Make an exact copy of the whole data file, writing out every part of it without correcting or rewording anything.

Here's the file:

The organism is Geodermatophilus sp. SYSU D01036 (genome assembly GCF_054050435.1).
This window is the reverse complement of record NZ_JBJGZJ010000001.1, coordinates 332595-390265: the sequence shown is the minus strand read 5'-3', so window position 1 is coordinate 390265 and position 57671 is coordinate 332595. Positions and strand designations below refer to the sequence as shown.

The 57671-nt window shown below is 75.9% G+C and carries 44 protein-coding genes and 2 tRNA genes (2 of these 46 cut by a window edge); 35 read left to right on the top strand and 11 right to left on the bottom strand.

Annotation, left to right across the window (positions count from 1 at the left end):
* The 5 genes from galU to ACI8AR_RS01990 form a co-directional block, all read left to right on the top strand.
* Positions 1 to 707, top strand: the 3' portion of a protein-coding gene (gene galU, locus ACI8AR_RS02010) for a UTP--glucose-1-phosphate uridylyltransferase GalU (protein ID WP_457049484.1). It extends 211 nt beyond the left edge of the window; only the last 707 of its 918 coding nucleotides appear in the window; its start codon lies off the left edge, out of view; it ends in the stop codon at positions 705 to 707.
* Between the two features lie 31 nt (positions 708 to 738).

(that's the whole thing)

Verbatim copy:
The organism is Geodermatophilus sp. SYSU D01036 (genome assembly GCF_054050435.1).
This window is the reverse complement of record NZ_JBJGZJ010000001.1, coordinates 332595-390265: the sequence shown is the minus strand read 5'-3', so window position 1 is coordinate 390265 and position 57671 is coordinate 332595. Positions and strand designations below refer to the sequence as shown.

The 57671-nt window shown below is 75.9% G+C and carries 44 protein-coding genes and 2 tRNA genes (2 of these 46 cut by a window edge); 35 read left to right on the top strand and 11 right to left on the bottom strand.

Annotation, left to right across the window (positions count from 1 at the left end):
* The 5 genes from galU to ACI8AR_RS01990 form a co-directional block, all read left to right on the top strand.
* Positions 1 to 707, top strand: the 3' portion of a protein-coding gene (gene galU, locus ACI8AR_RS02010) for a UTP--glucose-1-phosphate uridylyltransferase GalU (protein ID WP_457049484.1). It extends 211 nt beyond the left edge of the window; only the last 707 of its 918 coding nucleotides appear in the window; its start codon lies off the left edge, out of view; it ends in the stop codon at positions 705 to 707.
* Between the two features lie 31 nt (positions 708 to 738).